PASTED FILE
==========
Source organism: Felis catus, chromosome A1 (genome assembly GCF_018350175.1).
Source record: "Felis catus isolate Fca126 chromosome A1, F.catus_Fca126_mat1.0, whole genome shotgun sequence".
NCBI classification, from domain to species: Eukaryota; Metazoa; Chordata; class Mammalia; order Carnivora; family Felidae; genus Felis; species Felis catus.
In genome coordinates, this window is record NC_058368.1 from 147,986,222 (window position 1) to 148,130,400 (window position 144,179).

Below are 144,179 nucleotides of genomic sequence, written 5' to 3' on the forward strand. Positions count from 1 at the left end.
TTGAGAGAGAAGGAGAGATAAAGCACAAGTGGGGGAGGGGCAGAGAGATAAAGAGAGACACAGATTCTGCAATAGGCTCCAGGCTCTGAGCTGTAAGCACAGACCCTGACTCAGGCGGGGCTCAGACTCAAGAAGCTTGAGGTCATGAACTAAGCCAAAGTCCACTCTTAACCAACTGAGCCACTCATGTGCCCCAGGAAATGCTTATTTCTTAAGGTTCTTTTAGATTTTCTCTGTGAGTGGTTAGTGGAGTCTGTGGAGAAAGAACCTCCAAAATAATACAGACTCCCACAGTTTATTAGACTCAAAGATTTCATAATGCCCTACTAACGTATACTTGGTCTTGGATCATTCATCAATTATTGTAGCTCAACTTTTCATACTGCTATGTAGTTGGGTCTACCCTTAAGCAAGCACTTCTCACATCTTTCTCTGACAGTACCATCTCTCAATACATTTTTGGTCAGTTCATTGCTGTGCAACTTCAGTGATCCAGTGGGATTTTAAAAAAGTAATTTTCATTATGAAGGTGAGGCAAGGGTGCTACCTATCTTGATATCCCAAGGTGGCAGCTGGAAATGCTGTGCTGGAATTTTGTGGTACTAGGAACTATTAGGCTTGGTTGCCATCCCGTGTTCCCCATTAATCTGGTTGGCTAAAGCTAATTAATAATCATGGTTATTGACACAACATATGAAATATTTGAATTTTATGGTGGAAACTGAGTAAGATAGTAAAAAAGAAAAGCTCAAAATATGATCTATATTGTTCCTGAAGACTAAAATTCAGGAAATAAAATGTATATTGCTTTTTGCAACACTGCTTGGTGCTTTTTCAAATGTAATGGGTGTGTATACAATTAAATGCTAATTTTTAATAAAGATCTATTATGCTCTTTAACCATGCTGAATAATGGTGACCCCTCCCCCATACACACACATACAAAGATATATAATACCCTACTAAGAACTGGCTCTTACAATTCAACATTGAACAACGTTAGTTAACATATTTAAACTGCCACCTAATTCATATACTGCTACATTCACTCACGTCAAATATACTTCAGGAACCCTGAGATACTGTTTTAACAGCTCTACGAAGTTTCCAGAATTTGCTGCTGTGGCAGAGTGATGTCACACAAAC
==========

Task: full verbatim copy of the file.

Source organism: Felis catus, chromosome A1 (genome assembly GCF_018350175.1).
Source record: "Felis catus isolate Fca126 chromosome A1, F.catus_Fca126_mat1.0, whole genome shotgun sequence".
NCBI classification, from domain to species: Eukaryota; Metazoa; Chordata; class Mammalia; order Carnivora; family Felidae; genus Felis; species Felis catus.
In genome coordinates, this window is record NC_058368.1 from 147,986,222 (window position 1) to 148,130,400 (window position 144,179).

Below are 144,179 nucleotides of genomic sequence, written 5' to 3' on the forward strand. Positions count from 1 at the left end.
TTGAGAGAGAAGGAGAGATAAAGCACAAGTGGGGGAGGGGCAGAGAGATAAAGAGAGACACAGATTCTGCAATAGGCTCCAGGCTCTGAGCTGTAAGCACAGACCCTGACTCAGGCGGGGCTCAGACTCAAGAAGCTTGAGGTCATGAACTAAGCCAAAGTCCACTCTTAACCAACTGAGCCACTCATGTGCCCCAGGAAATGCTTATTTCTTAAGGTTCTTTTAGATTTTCTCTGTGAGTGGTTAGTGGAGTCTGTGGAGAAAGAACCTCCAAAATAATACAGACTCCCACAGTTTATTAGACTCAAAGATTTCATAATGCCCTACTAACGTATACTTGGTCTTGGATCATTCATCAATTATTGTAGCTCAACTTTTCATACTGCTATGTAGTTGGGTCTACCCTTAAGCAAGCACTTCTCACATCTTTCTCTGACAGTACCATCTCTCAATACATTTTTGGTCAGTTCATTGCTGTGCAACTTCAGTGATCCAGTGGGATTTTAAAAAAGTAATTTTCATTATGAAGGTGAGGCAAGGGTGCTACCTATCTTGATATCCCAAGGTGGCAGCTGGAAATGCTGTGCTGGAATTTTGTGGTACTAGGAACTATTAGGCTTGGTTGCCATCCCGTGTTCCCCATTAATCTGGTTGGCTAAAGCTAATTAATAATCATGGTTATTGACACAACATATGAAATATTTGAATTTTATGGTGGAAACTGAGTAAGATAGTAAAAAAGAAAAGCTCAAAATATGATCTATATTGTTCCTGAAGACTAAAATTCAGGAAATAAAATGTATATTGCTTTTTGCAACACTGCTTGGTGCTTTTTCAAATGTAATGGGTGTGTATACAATTAAATGCTAATTTTTAATAAAGATCTATTATGCTCTTTAACCATGCTGAATAATGGTGACCCCTCCCCCATACACACACATACAAAGATATATAATACCCTACTAAGAACTGGCTCTTACAATTCAACATTGAACAACGTTAGTTAACATATTTAAACTGCCACCTAATTCATATACTGCTACATTCACTCACGTCAAATATACTTCAGGAACCCTGAGATACTGTTTTAACAGCTCTACGAAGTTTCCAGAATTTGCTGCTGTGGCAGAGTGATGTCACACAAAC